Sibling Rivalry Will Happen; Here’s How to Help Your Firstborn Adjust
Sibling rivalry is a fact of life. Just ask any parent who has two or more children.
It wasn’t difficult for Elaine, the mother of a two-month-old baby girl and a three-year-old son, to see this fact of life. “When our son was laying on the floor in a fetal position and had his thumb in his mouth and asked me to give him a bottle,” Elaine said. “I knew immediately that he was feeling like he wasn’t getting enough attention.”
Chet also knew his daughter had feelings about her baby sister when he observed her walk quietly in the room where her younger sister was sleeping and hit her six-month-old sibling in the head with a toy. When Chet told her she needed to be gentle to her baby sister, Samantha said very bluntly, “When is she going back to the hospital? I don’t like her!”
These are rather obvious signs that a child is feeling jealous of a newly arrived sibling. When toddlers or preschoolers act in an aggressive manner toward a younger sibling, it is usually because they resent sharing the spotlight with a new brother or sister, or because they resent being ignored or left out. And when young children regress in their behavior (by, for instance, insisting that they be fed out of a bottle, crying more frequently, or by suddenly having more toileting accidents), it can be related to the arrival of a new sibling.
But it’s not that you didn’t do a good job preparing your child for a new baby. I think most parents do a great job of trying to help young children be aware of and accepting a new baby in the family. Parents these days are very much aware of the need to make sure older children know a baby is coming and to understand that they will be sharing their life with a new child.
No matter how well you prepare your child for a new baby, however, your older child – and sometimes not even you – will be fully prepared for the changes that are likely to take place in the family when a new baby comes along. For parents, it may be exhausting caring for a new baby around the clock, and this sometimes means that an older child doesn’t get nearly the attention she once did.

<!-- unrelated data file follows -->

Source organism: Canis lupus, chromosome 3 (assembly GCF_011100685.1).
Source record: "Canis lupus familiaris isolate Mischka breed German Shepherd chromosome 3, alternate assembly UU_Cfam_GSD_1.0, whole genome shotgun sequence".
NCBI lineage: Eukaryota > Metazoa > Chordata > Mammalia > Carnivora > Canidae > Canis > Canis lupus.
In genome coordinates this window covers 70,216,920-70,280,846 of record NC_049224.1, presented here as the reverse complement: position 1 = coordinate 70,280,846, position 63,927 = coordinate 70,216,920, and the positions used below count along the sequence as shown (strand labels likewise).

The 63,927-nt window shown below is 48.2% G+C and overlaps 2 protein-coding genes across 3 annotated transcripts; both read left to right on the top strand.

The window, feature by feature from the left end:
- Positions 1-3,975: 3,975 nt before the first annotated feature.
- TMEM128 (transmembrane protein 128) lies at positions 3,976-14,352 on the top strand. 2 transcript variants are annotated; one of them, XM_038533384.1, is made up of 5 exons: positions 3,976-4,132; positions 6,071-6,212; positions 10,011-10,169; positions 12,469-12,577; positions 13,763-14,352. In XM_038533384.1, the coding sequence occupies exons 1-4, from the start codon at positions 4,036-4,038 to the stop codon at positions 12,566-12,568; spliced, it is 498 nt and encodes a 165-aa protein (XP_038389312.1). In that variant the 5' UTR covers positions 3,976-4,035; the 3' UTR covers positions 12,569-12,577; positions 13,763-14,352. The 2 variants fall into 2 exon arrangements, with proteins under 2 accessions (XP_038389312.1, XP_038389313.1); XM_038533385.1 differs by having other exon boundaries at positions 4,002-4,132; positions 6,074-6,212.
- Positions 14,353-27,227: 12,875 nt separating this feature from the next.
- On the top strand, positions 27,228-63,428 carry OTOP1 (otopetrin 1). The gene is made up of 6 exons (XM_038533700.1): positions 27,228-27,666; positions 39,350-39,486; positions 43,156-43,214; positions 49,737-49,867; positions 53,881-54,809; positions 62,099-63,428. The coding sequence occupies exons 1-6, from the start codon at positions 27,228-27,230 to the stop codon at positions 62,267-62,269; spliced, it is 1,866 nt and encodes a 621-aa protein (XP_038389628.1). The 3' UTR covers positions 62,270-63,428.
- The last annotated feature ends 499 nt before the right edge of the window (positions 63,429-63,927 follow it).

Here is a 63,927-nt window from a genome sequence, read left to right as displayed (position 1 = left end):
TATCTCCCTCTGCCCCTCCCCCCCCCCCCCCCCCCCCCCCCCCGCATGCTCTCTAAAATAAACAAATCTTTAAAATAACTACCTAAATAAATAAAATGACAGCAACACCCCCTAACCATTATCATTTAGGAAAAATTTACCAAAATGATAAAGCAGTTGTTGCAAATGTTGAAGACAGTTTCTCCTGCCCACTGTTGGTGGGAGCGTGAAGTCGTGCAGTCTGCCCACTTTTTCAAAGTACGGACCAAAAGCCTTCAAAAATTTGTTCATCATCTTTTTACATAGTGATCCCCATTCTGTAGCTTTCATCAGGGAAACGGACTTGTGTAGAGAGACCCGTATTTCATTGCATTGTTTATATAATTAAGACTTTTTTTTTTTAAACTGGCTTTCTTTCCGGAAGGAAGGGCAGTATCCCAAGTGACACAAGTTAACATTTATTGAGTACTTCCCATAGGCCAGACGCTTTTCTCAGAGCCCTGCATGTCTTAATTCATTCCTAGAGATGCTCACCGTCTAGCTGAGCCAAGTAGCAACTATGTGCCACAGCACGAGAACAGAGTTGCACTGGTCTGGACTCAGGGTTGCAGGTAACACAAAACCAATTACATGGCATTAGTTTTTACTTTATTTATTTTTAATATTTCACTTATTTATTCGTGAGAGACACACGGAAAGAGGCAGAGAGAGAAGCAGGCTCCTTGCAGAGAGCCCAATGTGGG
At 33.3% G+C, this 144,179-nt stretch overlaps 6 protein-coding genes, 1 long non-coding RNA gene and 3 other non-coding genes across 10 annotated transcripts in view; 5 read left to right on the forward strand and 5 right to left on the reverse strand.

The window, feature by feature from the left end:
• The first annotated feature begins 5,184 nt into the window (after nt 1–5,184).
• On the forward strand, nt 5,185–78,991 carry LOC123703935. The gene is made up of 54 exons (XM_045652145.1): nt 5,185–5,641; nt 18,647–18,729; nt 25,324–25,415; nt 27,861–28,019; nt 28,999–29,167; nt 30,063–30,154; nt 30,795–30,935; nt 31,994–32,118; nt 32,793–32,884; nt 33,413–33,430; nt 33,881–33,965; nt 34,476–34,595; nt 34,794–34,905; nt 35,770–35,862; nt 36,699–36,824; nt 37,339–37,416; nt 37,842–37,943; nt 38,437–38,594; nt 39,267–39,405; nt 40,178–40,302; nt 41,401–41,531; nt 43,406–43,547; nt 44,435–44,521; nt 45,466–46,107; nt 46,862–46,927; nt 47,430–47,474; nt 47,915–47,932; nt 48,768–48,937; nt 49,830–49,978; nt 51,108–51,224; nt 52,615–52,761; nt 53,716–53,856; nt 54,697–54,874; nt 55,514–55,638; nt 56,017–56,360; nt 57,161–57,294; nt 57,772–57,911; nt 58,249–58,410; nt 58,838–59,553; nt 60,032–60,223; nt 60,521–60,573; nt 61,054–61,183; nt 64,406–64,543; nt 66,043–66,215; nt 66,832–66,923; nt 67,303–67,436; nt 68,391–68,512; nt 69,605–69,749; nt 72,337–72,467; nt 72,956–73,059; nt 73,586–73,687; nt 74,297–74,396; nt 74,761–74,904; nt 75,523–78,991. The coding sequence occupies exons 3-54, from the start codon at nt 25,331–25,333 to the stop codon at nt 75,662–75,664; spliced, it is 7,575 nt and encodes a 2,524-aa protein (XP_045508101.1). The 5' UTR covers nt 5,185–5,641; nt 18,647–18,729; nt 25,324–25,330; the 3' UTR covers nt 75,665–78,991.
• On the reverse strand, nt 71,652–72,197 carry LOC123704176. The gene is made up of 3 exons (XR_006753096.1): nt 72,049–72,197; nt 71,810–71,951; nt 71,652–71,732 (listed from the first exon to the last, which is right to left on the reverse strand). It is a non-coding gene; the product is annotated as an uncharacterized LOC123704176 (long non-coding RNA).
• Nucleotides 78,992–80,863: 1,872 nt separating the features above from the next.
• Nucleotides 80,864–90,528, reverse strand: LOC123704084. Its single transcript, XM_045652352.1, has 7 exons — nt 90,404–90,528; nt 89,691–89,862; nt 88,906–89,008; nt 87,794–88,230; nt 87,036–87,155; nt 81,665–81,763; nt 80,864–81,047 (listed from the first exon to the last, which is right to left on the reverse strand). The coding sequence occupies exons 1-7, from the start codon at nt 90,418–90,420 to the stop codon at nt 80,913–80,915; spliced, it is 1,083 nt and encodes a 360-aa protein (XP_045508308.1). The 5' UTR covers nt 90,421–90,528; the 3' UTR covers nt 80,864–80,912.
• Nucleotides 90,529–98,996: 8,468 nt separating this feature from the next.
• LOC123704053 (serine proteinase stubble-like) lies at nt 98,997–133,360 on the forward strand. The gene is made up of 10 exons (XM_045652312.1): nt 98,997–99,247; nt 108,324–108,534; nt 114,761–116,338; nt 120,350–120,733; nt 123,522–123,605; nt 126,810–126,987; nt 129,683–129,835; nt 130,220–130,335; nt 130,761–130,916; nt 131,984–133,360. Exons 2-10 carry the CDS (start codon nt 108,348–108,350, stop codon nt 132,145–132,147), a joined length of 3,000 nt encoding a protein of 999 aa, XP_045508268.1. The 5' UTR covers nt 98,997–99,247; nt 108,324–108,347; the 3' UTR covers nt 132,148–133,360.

So what can you do when you recognize that you have a child who feels jealous, angry, or excluded?
Be aware that despite your best efforts sibling rivalry will very likely happen. It might not be apparent in the first few days, but in the later weeks and months it will be and it could go on for months.
Give your older child as much time and attention as possible. You may be sleep deprived and you may be most concerned about your baby settling into sleep and eating routines, but your older child needs to know you still love her.
Allow your first born to be a baby sometimes. Many children regress as they feel left out, so they go backwards in their development and in their needs. Allow this for a while and if he needs more cuddling and if he needs to be treated like a littler child, try to indulge him.
Look for opportunities to point out that the baby loves your older child. She may not always feel so loving towards the new kid in the family, but he will feel better if he begins to believe the baby likes him.
Teach affectionate alternatives to aggression. Many young children act in angry and aggressive ways towards the baby they see as an intruder in their life. Obviously, you want to protect the baby, but you have to teach your older child how to show gentleness and kindness when his aggression gets the better of him.
Try to enlist your older child’s help. Let him hold the baby, feed the infant a bottle, or help out when you give the baby a bath.
Finally, help him label his unpleasant feelings. You can say that children like to kiss babies sometimes and sometimes they would like the baby to go away. Many children have both feelings. But tell him that no matter what he feels about the baby, you’ll love him anyway. And remember, that’s what sibling rivalry is all about – not feeling like a beloved child after a new baby comes into the family.